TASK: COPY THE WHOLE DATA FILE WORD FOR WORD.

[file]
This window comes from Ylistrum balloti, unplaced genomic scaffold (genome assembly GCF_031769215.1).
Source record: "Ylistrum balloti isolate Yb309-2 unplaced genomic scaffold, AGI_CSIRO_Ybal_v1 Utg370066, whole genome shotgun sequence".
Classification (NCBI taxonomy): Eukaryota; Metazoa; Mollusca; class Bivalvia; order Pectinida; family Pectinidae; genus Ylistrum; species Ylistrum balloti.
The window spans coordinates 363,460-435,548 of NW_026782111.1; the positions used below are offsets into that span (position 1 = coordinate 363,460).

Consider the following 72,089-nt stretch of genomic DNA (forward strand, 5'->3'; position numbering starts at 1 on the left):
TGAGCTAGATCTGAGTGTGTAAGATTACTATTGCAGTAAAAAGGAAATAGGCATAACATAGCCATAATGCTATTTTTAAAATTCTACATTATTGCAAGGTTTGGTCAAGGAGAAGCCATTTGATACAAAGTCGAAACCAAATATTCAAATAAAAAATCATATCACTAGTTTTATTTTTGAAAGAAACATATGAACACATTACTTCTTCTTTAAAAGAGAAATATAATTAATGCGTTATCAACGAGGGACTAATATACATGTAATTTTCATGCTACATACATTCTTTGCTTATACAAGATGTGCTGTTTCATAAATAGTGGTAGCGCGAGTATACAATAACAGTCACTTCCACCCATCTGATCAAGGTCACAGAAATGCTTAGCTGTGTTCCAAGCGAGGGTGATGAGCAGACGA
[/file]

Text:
This window comes from Ylistrum balloti, unplaced genomic scaffold (genome assembly GCF_031769215.1).
Source record: "Ylistrum balloti isolate Yb309-2 unplaced genomic scaffold, AGI_CSIRO_Ybal_v1 Utg370066, whole genome shotgun sequence".
Classification (NCBI taxonomy): Eukaryota; Metazoa; Mollusca; class Bivalvia; order Pectinida; family Pectinidae; genus Ylistrum; species Ylistrum balloti.
The window spans coordinates 363,460-435,548 of NW_026782111.1; the positions used below are offsets into that span (position 1 = coordinate 363,460).

Consider the following 72,089-nt stretch of genomic DNA (forward strand, 5'->3'; position numbering starts at 1 on the left):
TGAGCTAGATCTGAGTGTGTAAGATTACTATTGCAGTAAAAAGGAAATAGGCATAACATAGCCATAATGCTATTTTTAAAATTCTACATTATTGCAAGGTTTGGTCAAGGAGAAGCCATTTGATACAAAGTCGAAACCAAATATTCAAATAAAAAATCATATCACTAGTTTTATTTTTGAAAGAAACATATGAACACATTACTTCTTCTTTAAAAGAGAAATATAATTAATGCGTTATCAACGAGGGACTAATATACATGTAATTTTCATGCTACATACATTCTTTGCTTATACAAGATGTGCTGTTTCATAAATAGTGGTAGCGCGAGTATACAATAACAGTCACTTCCACCCATCTGATCAAGGTCACAGAAATGCTTAGCTGTGTTCCAAGCGAGGGTGATGAGCAGACGA